I guess few people remember Gwenda and Peter Dixon but I do, and for with good reason: they were brutally killed whilst walking on the Pembrokeshire coastal path in the summer of 1989, not long after they had worshipped with me.
People had their theories of course. A record number of viewers contacted the BBC's Crimewatch, while detectives took almost 4,000 statements. It became a real-life murder mystery as officers investigated reports of strange divers in the bay and even considered an IRA connection after an arms dump was discovered close to where the bodies were found. I even had one Christian tell me that the Lord had shown her who was responsible! It seemed as if their killer or killers would never be caught though, until finally, thanks to the advances made in DNA techniques, a cold case review led to the conviction of John William Cooper in May 2011.
I still recall encouraging my church to pray for the killer (or killers) to be caught. I was concerned that others might die too - in fact Cooper was convicted of two indictments of sexual assault and rape carried out some six years after the Dixon’s murder. I was convinced too, that we should pray for justice to prevail, and it did, albeit some twenty years later.
I was reminded of the Cooper case when listening to the Bishop of Liverpool and others talking about the shocking cover up that followed the Hillsborough tragedy when 96 Liverpool fans were crushed to death in Sheffield Wednesday's stadium during the 1989 FA Cup semi-final with Nottingham Forest.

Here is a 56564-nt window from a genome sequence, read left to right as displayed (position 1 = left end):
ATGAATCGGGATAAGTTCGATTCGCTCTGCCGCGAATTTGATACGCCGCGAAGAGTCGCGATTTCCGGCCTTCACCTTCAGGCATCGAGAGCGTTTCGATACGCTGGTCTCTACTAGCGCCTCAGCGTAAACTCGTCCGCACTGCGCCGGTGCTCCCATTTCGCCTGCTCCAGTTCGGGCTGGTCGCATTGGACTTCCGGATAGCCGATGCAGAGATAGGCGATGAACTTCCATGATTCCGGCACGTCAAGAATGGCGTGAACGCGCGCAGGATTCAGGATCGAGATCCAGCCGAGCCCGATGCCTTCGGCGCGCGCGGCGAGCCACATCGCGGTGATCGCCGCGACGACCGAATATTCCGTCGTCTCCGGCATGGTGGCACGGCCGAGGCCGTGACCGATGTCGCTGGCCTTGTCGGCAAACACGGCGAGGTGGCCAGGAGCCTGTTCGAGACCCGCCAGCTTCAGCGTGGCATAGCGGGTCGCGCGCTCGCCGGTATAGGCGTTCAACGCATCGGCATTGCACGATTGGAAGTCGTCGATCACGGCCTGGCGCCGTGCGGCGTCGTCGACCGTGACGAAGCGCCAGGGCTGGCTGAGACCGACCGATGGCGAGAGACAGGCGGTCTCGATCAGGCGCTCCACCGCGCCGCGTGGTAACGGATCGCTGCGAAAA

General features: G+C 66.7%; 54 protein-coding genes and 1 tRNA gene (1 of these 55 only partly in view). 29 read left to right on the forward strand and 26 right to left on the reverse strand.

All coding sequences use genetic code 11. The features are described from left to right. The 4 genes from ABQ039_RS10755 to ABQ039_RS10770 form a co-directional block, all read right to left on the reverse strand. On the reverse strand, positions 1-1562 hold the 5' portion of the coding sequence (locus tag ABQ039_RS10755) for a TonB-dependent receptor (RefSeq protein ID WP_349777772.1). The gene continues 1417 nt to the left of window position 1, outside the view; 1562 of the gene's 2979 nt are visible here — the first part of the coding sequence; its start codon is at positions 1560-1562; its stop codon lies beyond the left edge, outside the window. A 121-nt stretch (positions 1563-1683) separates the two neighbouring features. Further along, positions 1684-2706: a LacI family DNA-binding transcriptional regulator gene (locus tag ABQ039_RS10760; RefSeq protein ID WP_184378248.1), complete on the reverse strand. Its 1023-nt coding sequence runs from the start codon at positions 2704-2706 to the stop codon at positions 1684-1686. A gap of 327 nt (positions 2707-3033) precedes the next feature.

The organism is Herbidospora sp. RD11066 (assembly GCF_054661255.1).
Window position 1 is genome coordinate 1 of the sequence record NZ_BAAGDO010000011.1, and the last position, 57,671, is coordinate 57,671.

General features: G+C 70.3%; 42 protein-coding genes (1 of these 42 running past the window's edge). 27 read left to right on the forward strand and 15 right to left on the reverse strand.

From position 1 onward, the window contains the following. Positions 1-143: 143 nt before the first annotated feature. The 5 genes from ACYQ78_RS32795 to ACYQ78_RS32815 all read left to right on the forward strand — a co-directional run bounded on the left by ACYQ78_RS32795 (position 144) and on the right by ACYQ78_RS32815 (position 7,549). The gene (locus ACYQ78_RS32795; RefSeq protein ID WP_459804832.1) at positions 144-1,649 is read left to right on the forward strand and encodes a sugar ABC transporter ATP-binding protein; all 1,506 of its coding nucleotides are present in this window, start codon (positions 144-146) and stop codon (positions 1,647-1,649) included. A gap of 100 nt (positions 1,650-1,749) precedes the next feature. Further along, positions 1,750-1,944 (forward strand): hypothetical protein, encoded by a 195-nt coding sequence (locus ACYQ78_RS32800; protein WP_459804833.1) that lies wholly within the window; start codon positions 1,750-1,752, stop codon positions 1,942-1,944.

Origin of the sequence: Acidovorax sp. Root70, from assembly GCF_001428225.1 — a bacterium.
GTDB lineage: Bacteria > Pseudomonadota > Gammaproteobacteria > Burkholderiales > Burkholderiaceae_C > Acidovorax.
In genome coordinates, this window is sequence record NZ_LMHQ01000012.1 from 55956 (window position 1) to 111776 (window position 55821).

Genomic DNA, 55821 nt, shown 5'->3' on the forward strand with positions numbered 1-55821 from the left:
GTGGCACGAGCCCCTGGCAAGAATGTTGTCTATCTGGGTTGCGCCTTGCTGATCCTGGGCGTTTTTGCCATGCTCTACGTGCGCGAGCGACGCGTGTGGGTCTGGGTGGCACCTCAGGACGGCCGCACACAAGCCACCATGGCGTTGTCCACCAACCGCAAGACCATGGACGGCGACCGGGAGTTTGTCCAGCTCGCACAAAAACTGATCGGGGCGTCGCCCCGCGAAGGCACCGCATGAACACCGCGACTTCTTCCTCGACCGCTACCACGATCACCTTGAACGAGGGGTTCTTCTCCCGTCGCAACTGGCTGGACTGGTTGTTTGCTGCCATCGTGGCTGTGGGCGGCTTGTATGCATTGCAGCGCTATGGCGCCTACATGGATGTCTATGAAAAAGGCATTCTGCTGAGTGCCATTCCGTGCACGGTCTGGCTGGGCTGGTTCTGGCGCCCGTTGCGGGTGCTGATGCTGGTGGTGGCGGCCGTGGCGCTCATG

Not surprisingly the people of Liverpool are now asking for justice, by which I assume they mean that those responsible for rewriting history will be brought to book, and where necessary to trial.
I can identify with that cry because I am convinced that God is passionately concerned about justice too. As the prophet Micah says “He has showed you, O man, what is good. And what does the LORD require of you? To act justly and to love mercy and to walk humbly with your God”.
It's because of this that I can echo the prayer Bishop James Jones composed for the disclosure of the report that reads,
In Jesus you taught us to keep on praying
and urged us never to give up
in our search for justice.
The Cooper case, like the sorry Hillsborough saga encourage me to believe that we should never give up hoping for and praying for justice.
But we must also recognise that justice does not always have the last word, at least on this side of the grave. Guilty people often get away with their crimes; power, influence and clever lawyers can often thwart our God given desire for justice. And the establishment always seems to protect its own (Archhbishop Tutu is very unlikely to see Tony Blair charged with war crimes).
Jesus understood this but he still told his disciples that they should pray "for as long as it takes" (see Luke 18).
It took two decades but God finally answered our prayers. The people of Liverpool have had a long wait already, and they may have to wait a lot longer too, but I can assure them of one thing: justice will prevail. They have God’s word on that even if it is delayed until the day of judgment. Having said that I pray it will come much, much sooner than that.
Justice must prevail after Hillsborough
It may take a long time, but when wrong has been done, justice will eventually be done
Published 17 September 2012 | Rob James